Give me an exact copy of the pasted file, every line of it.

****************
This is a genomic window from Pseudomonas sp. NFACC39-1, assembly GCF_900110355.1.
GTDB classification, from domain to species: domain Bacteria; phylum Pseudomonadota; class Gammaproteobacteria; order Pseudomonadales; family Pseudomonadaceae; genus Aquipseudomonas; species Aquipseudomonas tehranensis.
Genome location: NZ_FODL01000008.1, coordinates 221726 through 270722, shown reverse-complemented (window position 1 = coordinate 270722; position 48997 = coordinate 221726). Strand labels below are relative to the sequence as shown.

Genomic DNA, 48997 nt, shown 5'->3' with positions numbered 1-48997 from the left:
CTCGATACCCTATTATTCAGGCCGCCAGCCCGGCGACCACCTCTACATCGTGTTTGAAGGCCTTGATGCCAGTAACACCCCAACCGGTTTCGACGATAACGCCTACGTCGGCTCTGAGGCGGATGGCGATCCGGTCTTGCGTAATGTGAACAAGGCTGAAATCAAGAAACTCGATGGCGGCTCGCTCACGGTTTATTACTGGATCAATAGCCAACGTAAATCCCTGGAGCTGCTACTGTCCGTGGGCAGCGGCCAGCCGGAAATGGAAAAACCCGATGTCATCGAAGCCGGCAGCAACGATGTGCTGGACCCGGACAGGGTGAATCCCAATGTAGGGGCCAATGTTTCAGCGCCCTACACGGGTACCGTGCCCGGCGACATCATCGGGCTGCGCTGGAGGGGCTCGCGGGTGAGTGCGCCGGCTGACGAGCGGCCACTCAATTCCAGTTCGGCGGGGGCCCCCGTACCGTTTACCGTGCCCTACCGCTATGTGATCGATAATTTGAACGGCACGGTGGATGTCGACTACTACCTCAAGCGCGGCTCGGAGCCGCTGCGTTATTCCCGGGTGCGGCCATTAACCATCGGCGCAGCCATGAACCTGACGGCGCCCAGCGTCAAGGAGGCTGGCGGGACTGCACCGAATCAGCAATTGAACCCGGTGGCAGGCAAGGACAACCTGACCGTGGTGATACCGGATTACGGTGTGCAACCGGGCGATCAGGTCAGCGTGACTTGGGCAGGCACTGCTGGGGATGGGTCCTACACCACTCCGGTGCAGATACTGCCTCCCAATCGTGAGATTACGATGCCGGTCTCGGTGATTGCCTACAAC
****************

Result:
This is a genomic window from Pseudomonas sp. NFACC39-1, assembly GCF_900110355.1.
GTDB classification, from domain to species: domain Bacteria; phylum Pseudomonadota; class Gammaproteobacteria; order Pseudomonadales; family Pseudomonadaceae; genus Aquipseudomonas; species Aquipseudomonas tehranensis.
Genome location: NZ_FODL01000008.1, coordinates 221726 through 270722, shown reverse-complemented (window position 1 = coordinate 270722; position 48997 = coordinate 221726). Strand labels below are relative to the sequence as shown.

Genomic DNA, 48997 nt, shown 5'->3' with positions numbered 1-48997 from the left:
CTCGATACCCTATTATTCAGGCCGCCAGCCCGGCGACCACCTCTACATCGTGTTTGAAGGCCTTGATGCCAGTAACACCCCAACCGGTTTCGACGATAACGCCTACGTCGGCTCTGAGGCGGATGGCGATCCGGTCTTGCGTAATGTGAACAAGGCTGAAATCAAGAAACTCGATGGCGGCTCGCTCACGGTTTATTACTGGATCAATAGCCAACGTAAATCCCTGGAGCTGCTACTGTCCGTGGGCAGCGGCCAGCCGGAAATGGAAAAACCCGATGTCATCGAAGCCGGCAGCAACGATGTGCTGGACCCGGACAGGGTGAATCCCAATGTAGGGGCCAATGTTTCAGCGCCCTACACGGGTACCGTGCCCGGCGACATCATCGGGCTGCGCTGGAGGGGCTCGCGGGTGAGTGCGCCGGCTGACGAGCGGCCACTCAATTCCAGTTCGGCGGGGGCCCCCGTACCGTTTACCGTGCCCTACCGCTATGTGATCGATAATTTGAACGGCACGGTGGATGTCGACTACTACCTCAAGCGCGGCTCGGAGCCGCTGCGTTATTCCCGGGTGCGGCCATTAACCATCGGCGCAGCCATGAACCTGACGGCGCCCAGCGTCAAGGAGGCTGGCGGGACTGCACCGAATCAGCAATTGAACCCGGTGGCAGGCAAGGACAACCTGACCGTGGTGATACCGGATTACGGTGTGCAACCGGGCGATCAGGTCAGCGTGACTTGGGCAGGCACTGCTGGGGATGGGTCCTACACCACTCCGGTGCAGATACTGCCTCCCAATCGTGAGATTACGATGCCGGTCTCGGTGATTGCCTACAAC